- The Strategy Symposium - A group of about 30 students meet faculty, visiting business executives, and others to explore approaches, ideas, and questions about strategy in greater depth. The goals are to develop a better understanding of the methods and techniques of strategic thinking and to explore the design, implementation, and evaluation of strategy. The development of tools and concepts for evaluating strategies both before and after the outcome is known and to seek insights that will improve the process of designing strategy are important.
- Strategic Investment Decisions - This course integrates advanced analytical techniques with intuitive economic (strategic) analysis, with an eye on how organizations really make decisions. You will learn to develop and apply a variety of tools to achieve greater understanding and sophistication in all aspects of the processes by which companies make strategic investment decisions. The main goal will be for students to learn to use option pricing, dynamic programming, decision trees, simulation techniques, scenario analysis, and game theory to value investment opportunities. The focus will be to both incorporate the value from flexibility, delay, strategic responses, and learning into the analysis and to develop the tools to model and evaluate the full range of environmental and strategic uncertainty that companies face. We will also study the organizational processes required for effective strategic investment decisions and resource allocation. Among the issues we will discuss are decentralization/centralization, incentives, measurement, and communication processes.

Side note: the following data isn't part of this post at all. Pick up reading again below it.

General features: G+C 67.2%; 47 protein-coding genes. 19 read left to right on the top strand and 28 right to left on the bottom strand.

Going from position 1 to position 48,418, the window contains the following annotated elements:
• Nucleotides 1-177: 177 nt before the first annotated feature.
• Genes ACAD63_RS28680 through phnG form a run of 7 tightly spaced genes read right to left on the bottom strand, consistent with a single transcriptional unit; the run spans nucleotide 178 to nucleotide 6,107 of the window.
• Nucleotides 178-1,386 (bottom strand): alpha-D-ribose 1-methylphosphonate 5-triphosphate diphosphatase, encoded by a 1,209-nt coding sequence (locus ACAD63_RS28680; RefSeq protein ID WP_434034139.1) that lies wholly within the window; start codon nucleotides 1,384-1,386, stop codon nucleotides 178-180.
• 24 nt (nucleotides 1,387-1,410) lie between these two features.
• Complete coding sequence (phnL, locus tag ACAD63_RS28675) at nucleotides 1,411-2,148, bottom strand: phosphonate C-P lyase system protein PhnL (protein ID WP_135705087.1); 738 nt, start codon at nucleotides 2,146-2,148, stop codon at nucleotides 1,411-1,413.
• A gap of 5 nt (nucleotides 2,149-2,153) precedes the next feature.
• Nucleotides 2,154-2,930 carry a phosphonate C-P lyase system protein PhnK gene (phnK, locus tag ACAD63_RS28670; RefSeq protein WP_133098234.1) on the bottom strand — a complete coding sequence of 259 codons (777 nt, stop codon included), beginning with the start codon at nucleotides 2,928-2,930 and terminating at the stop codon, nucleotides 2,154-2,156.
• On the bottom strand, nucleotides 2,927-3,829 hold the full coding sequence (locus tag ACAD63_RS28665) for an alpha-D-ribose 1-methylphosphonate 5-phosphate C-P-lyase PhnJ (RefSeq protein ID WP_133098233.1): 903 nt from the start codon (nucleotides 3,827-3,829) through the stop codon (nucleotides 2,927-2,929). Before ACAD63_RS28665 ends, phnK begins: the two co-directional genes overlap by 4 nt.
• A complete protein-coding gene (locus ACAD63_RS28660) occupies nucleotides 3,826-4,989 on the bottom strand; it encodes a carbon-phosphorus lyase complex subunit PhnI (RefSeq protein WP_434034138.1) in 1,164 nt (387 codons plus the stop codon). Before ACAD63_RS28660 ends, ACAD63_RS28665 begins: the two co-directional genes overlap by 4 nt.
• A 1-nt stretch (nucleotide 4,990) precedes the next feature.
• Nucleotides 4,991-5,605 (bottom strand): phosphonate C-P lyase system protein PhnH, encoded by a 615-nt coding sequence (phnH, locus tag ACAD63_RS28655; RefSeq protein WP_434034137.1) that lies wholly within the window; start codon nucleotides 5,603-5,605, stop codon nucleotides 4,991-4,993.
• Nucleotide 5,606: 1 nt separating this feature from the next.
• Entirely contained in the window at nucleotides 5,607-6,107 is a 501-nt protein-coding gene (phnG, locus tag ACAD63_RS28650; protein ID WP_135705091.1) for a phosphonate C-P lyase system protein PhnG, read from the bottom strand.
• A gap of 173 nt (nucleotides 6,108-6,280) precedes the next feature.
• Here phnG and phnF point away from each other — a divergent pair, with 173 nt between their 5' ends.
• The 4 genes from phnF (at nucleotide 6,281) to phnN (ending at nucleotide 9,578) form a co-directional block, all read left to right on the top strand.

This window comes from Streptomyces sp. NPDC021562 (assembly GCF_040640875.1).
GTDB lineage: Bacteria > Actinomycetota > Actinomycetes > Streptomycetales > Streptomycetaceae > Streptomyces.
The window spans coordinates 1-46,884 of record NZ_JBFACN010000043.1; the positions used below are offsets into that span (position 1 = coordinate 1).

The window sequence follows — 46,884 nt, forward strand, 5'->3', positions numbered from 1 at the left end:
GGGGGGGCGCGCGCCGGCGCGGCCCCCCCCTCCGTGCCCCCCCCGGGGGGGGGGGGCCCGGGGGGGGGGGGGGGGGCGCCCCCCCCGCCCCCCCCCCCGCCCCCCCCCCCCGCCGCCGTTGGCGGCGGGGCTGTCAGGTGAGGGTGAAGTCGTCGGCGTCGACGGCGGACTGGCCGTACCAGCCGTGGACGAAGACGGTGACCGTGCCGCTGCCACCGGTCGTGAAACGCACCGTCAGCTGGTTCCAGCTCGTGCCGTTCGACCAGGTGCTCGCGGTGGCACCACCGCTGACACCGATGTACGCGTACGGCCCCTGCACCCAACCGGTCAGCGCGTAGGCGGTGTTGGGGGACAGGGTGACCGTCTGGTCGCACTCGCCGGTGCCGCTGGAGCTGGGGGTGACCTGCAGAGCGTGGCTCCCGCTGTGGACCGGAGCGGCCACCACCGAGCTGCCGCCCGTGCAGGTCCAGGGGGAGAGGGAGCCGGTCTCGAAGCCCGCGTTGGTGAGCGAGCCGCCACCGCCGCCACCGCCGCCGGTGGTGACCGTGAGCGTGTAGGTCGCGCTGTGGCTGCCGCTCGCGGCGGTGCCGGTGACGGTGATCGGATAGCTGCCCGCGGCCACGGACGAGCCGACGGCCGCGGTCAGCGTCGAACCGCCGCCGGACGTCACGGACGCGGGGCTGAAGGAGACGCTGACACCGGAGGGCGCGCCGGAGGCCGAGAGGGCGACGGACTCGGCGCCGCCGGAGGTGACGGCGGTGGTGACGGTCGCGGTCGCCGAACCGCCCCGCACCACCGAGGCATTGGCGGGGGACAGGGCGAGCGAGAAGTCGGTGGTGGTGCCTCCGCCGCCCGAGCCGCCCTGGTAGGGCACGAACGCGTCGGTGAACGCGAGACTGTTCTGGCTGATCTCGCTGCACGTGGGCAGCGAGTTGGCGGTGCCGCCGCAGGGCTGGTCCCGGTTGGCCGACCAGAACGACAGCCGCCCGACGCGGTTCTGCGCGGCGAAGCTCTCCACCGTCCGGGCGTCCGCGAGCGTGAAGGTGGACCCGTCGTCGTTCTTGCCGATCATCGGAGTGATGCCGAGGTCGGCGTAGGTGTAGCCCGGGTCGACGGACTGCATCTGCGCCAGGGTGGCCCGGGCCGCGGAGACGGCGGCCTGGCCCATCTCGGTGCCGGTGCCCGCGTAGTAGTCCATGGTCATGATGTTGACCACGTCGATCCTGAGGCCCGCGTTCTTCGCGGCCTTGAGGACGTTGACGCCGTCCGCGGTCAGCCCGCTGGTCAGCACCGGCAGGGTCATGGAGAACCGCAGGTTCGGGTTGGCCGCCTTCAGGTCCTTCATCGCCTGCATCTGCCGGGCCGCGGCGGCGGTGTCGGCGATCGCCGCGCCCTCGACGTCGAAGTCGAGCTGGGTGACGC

- Taking Charge - Taught by former c-level executives, this course focuses on the practical, current, key issues with which general managers often deal when they take over a new assignment. These include: joining a company from the outside to take charge of a subsidiary in need of change; implementing your game plan and choosing your management style; the importance of self-awareness and communications in managing others effectively; making decisions and setting priorities in a turnaround situation; and transitioning a very successful startup into a large corporation - without losing its distinctive culture.
- Technology Strategy - This course focuses on strategic decision-making in technology-intensive industries. You will learn about a set of conceptual models that help determine which technologies to invest in, when to make the investments, how to capture value from the technology investment, and how to anticipate and respond to competitors and customers. Particular emphasis will be placed on building models for making strategic decisions in the context of significant technology, demand, and competitive uncertainty.